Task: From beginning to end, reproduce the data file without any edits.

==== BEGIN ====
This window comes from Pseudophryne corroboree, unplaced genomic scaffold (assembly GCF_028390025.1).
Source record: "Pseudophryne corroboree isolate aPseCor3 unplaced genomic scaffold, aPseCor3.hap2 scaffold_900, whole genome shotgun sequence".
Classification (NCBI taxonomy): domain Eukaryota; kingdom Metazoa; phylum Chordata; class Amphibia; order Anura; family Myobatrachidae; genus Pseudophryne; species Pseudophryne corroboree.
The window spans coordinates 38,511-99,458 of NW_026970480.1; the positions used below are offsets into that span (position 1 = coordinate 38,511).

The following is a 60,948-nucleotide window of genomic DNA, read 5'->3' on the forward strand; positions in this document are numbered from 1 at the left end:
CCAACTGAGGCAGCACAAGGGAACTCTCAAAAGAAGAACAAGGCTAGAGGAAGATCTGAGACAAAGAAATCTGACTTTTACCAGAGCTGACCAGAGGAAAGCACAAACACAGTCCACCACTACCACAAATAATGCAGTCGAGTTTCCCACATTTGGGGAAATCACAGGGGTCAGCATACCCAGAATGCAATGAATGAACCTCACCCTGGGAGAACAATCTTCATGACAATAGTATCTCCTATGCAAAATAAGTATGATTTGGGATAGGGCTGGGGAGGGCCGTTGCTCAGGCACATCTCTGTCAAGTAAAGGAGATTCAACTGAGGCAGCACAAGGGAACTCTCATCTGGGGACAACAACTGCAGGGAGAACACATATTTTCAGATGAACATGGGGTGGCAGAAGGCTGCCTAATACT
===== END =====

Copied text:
This window comes from Pseudophryne corroboree, unplaced genomic scaffold (assembly GCF_028390025.1).
Source record: "Pseudophryne corroboree isolate aPseCor3 unplaced genomic scaffold, aPseCor3.hap2 scaffold_900, whole genome shotgun sequence".
Classification (NCBI taxonomy): domain Eukaryota; kingdom Metazoa; phylum Chordata; class Amphibia; order Anura; family Myobatrachidae; genus Pseudophryne; species Pseudophryne corroboree.
The window spans coordinates 38,511-99,458 of NW_026970480.1; the positions used below are offsets into that span (position 1 = coordinate 38,511).

The following is a 60,948-nucleotide window of genomic DNA, read 5'->3' on the forward strand; positions in this document are numbered from 1 at the left end:
CCAACTGAGGCAGCACAAGGGAACTCTCAAAAGAAGAACAAGGCTAGAGGAAGATCTGAGACAAAGAAATCTGACTTTTACCAGAGCTGACCAGAGGAAAGCACAAACACAGTCCACCACTACCACAAATAATGCAGTCGAGTTTCCCACATTTGGGGAAATCACAGGGGTCAGCATACCCAGAATGCAATGAATGAACCTCACCCTGGGAGAACAATCTTCATGACAATAGTATCTCCTATGCAAAATAAGTATGATTTGGGATAGGGCTGGGGAGGGCCGTTGCTCAGGCACATCTCTGTCAAGTAAAGGAGATTCAACTGAGGCAGCACAAGGGAACTCTCATCTGGGGACAACAACTGCAGGGAGAACACATATTTTCAGATGAACATGGGGTGGCAGAAGGCTGCCTAATACT